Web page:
Speaking more than one language brings a host of benefits and is fun way to explore language with your child.
Speaking more than one language brings a host of benefits and is fun way to explore language with your baby.
Ultimately, speaking multiple languages may increase vocabulary, improve flexibility of mind, promote empathy, and provide cultural opportunities.
Some parents fear thatb learning another language& causes delays. Although children may initially seem to have a smaller vocabulary, in reality, each word counts. So, if your child refers to his pet as both "dog" and "perro," for developmental purposes that is really two words. There may also be some "mixing" of words in both languages. This is all perfectly normal, just as a 3-year-old will likely play with language and mix in "baby words" with his more adult vocabulary, and is just a hurdle on the way to proficiency in both languages. Children who know more than one language usually perform as well or better than their peers once they reach school.
The biggest brain boost you can give your baby is your love and attention. Beyond that, reading, music, and language will provide a lot of stimulation for developing infant minds.
The earlier you begin introducing a child to a language, the greater facility he or she will ultimately have with the language. Infancy is an especially good time for sound recognition—babies easily differentiate between sounds and will retain memory of even brief introductions to unique sounds in other languages. If you are an adult language learner, however, do not despair! Teens and adults can still learn another language and will pick up the grammatical rules and memorize vocabulary more quickly. In other words, the right time to start learning a new language is now—regardless of your age!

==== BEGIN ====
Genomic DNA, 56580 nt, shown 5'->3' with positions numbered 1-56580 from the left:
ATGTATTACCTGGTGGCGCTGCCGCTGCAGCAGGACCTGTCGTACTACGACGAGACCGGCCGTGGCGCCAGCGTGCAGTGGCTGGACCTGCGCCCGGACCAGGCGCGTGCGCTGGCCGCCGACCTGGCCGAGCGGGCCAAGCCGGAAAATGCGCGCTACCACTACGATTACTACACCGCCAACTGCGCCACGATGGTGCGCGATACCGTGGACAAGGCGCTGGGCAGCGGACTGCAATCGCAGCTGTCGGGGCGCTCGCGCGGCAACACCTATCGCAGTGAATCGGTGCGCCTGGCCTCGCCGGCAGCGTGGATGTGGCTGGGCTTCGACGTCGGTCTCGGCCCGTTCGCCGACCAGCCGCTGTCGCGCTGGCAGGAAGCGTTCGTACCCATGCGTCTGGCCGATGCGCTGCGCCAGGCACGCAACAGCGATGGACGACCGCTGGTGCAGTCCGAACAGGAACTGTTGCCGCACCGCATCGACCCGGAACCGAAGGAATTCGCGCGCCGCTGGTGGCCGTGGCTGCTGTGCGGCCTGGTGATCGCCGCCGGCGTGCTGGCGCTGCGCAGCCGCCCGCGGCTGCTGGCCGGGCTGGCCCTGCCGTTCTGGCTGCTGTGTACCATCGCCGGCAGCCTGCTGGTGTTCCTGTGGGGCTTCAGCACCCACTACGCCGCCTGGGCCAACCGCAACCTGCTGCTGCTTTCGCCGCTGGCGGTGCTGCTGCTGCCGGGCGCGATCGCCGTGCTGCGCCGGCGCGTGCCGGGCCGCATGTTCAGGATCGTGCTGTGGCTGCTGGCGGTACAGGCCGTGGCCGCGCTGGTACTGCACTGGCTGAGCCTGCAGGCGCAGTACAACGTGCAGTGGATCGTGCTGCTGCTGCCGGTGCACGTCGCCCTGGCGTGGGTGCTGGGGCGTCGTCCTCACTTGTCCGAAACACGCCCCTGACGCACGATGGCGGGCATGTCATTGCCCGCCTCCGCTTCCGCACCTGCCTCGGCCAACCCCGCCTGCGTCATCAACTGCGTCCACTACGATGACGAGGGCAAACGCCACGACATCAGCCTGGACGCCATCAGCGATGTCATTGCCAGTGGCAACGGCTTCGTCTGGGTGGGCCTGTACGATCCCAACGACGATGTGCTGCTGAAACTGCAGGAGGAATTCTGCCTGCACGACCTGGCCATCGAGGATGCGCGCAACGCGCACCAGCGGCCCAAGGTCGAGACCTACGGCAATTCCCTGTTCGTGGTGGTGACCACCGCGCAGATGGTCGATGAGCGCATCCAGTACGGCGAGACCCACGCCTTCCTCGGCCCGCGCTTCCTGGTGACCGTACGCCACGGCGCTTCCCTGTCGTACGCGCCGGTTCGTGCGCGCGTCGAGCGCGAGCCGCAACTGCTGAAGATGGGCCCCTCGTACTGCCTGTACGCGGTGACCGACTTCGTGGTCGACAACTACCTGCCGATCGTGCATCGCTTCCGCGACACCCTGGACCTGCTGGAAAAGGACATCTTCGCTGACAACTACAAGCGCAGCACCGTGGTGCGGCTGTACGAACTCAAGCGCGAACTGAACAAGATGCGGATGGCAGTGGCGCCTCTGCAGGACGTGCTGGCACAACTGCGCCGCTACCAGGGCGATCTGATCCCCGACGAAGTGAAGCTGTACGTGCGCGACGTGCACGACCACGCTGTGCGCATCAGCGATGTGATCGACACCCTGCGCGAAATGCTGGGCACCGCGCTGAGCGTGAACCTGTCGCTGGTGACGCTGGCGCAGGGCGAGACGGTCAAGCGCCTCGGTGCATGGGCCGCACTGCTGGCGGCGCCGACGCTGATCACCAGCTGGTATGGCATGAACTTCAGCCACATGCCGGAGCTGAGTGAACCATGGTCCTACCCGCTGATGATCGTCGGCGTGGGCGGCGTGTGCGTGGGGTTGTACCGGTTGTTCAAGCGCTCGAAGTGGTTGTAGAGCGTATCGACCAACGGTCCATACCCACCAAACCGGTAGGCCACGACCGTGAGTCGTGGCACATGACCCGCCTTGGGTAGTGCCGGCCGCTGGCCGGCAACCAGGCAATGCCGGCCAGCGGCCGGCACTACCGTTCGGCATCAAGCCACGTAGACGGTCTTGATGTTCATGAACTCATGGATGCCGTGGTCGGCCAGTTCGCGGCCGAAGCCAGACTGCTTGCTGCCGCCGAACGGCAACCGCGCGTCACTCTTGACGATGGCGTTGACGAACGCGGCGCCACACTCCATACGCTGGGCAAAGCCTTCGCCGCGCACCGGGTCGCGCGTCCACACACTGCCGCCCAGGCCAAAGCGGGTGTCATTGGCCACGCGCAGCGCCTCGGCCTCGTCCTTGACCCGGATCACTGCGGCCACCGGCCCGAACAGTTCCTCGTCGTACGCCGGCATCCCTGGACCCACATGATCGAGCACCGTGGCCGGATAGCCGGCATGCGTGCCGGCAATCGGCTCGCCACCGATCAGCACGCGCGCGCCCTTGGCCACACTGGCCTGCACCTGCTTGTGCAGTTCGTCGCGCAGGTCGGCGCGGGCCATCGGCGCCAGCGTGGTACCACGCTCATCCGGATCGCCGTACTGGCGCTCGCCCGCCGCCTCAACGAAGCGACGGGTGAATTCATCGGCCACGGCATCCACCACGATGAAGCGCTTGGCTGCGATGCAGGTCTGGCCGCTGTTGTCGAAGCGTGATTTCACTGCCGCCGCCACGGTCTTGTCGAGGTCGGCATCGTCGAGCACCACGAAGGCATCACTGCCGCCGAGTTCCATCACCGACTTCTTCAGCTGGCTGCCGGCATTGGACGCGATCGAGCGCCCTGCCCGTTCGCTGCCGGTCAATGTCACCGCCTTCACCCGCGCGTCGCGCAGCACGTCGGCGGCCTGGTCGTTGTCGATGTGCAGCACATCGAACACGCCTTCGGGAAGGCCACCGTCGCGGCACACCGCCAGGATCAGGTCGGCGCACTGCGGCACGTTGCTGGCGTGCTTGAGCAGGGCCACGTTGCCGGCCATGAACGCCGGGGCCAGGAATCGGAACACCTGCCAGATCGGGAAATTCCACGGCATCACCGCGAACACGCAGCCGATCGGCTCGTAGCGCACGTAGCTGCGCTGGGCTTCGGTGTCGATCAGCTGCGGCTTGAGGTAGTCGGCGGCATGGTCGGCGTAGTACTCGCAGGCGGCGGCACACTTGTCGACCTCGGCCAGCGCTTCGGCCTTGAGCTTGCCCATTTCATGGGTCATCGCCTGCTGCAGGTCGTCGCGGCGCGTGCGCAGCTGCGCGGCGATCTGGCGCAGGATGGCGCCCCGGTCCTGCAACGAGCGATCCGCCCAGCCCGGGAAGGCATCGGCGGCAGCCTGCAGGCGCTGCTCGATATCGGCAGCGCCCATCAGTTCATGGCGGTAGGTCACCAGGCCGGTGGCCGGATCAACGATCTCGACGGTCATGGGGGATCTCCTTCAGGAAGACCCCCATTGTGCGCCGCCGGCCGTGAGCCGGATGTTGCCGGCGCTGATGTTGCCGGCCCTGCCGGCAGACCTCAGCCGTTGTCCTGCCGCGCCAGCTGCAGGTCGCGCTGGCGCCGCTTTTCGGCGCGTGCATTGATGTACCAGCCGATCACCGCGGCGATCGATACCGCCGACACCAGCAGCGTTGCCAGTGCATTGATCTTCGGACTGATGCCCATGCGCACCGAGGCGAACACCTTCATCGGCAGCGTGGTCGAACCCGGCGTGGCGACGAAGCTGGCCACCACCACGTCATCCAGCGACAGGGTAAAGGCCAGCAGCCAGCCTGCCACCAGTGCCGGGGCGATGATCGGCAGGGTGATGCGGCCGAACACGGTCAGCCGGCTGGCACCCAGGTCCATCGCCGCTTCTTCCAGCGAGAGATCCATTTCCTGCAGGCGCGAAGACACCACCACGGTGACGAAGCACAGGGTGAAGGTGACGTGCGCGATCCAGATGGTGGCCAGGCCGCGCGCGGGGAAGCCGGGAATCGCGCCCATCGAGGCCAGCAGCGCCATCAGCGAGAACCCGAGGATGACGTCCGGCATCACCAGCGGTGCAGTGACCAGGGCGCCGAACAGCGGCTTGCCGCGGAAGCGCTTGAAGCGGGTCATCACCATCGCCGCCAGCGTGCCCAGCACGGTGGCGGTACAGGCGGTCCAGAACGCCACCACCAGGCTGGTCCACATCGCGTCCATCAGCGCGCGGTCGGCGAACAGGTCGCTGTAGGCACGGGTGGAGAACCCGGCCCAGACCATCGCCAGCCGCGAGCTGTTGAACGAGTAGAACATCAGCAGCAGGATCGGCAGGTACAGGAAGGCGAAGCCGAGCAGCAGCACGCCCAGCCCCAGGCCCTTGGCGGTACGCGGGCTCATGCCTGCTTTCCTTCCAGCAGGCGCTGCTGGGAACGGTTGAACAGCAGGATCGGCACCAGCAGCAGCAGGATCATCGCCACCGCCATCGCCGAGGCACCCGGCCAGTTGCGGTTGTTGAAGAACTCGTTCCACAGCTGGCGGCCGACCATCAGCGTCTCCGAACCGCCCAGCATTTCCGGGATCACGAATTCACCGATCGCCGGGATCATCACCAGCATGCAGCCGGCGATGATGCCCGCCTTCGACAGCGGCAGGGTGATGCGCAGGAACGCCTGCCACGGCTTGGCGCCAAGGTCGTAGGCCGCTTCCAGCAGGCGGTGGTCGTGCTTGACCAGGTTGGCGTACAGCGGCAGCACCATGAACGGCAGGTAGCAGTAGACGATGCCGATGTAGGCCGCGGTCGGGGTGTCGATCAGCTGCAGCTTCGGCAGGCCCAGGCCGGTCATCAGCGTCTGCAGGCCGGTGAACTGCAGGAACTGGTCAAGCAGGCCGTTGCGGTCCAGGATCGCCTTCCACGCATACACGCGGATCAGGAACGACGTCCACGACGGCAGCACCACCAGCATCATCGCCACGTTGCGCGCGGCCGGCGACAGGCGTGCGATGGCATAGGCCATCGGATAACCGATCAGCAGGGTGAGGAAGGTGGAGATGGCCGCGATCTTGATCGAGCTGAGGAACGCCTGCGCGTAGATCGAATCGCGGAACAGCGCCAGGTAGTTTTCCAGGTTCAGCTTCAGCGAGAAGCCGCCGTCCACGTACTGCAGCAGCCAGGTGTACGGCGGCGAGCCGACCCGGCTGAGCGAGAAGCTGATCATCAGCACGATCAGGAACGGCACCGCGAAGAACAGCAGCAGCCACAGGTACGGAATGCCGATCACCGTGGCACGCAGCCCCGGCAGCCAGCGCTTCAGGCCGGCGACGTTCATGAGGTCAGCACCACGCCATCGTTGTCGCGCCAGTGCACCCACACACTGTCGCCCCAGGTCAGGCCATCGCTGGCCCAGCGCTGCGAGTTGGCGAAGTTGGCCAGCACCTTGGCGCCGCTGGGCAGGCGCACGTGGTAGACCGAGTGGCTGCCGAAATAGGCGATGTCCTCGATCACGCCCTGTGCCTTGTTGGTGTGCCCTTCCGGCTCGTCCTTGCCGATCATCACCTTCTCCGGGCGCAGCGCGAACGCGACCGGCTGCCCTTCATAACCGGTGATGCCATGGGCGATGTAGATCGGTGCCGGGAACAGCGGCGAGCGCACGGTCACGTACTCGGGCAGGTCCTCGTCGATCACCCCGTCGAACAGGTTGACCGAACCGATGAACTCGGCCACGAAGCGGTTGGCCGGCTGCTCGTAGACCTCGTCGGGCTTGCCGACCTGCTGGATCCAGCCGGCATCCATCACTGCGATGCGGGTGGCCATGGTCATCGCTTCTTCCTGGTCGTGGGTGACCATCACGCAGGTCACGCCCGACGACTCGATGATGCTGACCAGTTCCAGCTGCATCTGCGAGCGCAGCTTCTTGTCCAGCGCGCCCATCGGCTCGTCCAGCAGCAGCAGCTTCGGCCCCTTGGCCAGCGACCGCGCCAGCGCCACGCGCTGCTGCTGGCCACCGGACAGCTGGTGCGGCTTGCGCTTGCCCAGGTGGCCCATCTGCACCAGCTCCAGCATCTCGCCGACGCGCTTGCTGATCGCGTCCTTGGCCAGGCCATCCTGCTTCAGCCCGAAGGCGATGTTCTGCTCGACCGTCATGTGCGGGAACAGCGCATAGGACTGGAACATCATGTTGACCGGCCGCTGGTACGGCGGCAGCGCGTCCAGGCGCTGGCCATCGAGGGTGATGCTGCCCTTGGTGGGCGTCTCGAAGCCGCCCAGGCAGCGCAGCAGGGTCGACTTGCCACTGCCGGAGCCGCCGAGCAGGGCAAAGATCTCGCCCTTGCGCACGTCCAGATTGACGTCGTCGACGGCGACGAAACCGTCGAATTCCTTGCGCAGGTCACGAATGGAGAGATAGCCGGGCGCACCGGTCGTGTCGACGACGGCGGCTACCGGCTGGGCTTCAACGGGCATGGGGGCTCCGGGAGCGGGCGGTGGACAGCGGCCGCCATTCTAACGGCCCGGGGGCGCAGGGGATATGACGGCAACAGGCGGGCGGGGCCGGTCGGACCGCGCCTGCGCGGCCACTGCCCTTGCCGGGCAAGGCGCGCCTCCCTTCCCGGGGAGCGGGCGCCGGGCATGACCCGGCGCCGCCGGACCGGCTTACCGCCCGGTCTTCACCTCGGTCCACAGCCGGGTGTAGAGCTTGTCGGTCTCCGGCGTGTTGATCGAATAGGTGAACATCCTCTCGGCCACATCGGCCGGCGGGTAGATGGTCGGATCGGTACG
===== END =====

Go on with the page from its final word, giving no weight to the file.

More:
The best way for a baby to learn a new language is to be part of a conversation with native speakers. If you speak a language other than the dominant one (the one most spoken in your community), then try to speak only that language at home with your child. Do not worry about your child learning the dominant language—he will naturally pick that language up on the playgrounds, at school, at play dates, or from other family members.
If you are not a native speaker of the target language, you can still share language learning with your baby. I am proficient, though not fluent, in Spanish and I know a little Russian. Because there are more Spanish speakers in my area, I have focused on that language with my children. We use these resources to learn:
Language learning can be a fun way to play with your baby. Babies are naturally interested in experimenting with sounds and words and introducing another language adds another enticing element to verbal play.